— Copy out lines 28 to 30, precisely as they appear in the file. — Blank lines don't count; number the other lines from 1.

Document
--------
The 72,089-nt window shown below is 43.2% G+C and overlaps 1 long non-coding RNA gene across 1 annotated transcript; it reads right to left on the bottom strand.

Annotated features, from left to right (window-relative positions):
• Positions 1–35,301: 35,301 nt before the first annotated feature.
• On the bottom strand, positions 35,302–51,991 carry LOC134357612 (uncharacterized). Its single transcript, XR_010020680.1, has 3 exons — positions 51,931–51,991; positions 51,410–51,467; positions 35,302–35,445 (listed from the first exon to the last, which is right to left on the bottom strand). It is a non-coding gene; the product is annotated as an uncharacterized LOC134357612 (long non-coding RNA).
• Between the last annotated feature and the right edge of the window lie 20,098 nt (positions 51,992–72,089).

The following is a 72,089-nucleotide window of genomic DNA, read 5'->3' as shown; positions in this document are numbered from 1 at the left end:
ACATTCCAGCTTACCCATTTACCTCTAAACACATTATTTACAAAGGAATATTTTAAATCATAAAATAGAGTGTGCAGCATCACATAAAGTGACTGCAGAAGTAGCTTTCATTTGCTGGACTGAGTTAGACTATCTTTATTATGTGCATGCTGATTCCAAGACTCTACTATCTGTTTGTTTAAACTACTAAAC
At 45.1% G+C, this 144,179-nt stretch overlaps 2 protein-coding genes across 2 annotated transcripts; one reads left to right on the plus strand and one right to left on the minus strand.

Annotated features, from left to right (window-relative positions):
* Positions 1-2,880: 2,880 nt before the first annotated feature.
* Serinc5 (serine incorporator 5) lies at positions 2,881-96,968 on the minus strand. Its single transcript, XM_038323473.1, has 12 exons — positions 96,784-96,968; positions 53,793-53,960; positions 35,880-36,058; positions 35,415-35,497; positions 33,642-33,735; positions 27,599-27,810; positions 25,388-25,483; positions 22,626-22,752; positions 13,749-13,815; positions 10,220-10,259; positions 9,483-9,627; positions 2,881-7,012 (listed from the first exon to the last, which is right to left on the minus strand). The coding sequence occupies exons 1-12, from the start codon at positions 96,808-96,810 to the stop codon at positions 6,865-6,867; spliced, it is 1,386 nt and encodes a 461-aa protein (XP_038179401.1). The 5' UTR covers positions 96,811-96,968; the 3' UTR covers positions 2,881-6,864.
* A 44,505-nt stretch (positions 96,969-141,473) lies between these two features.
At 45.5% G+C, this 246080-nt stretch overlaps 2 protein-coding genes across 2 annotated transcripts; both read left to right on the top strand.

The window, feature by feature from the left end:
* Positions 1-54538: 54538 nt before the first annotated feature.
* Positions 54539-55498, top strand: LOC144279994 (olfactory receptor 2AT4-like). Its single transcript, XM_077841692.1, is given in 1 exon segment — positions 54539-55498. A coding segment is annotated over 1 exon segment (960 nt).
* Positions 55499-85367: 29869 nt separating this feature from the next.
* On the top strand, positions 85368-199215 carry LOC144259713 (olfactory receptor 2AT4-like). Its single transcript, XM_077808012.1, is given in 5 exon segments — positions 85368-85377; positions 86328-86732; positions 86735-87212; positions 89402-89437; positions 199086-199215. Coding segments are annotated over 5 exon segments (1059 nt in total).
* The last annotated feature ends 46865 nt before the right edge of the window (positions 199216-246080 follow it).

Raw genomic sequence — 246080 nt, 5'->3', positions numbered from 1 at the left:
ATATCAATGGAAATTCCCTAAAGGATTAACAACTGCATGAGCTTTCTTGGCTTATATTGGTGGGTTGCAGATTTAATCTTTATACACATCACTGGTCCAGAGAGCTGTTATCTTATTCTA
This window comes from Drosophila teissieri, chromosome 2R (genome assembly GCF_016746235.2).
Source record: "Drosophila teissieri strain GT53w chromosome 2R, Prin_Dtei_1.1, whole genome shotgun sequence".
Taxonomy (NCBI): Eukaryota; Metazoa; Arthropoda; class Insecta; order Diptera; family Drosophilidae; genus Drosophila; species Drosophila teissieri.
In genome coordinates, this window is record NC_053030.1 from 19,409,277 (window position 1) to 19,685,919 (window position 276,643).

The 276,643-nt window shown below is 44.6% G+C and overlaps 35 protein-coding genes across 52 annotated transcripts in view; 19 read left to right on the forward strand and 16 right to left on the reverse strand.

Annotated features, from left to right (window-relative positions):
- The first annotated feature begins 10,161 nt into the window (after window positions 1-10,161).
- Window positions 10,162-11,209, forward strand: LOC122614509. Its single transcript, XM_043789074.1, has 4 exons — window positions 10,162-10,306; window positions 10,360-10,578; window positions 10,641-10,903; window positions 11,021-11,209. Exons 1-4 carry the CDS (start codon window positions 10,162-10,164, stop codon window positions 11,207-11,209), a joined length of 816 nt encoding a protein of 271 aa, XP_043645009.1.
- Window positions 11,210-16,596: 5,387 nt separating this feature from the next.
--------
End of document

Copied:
- The first annotated feature begins 10,161 nt into the window (after window positions 1-10,161).
- Window positions 10,162-11,209, forward strand: LOC122614509. Its single transcript, XM_043789074.1, has 4 exons — window positions 10,162-10,306; window positions 10,360-10,578; window positions 10,641-10,903; window positions 11,021-11,209. Exons 1-4 carry the CDS (start codon window positions 10,162-10,164, stop codon window positions 11,207-11,209), a joined length of 816 nt encoding a protein of 271 aa, XP_043645009.1.
- Window positions 11,210-16,596: 5,387 nt separating this feature from the next.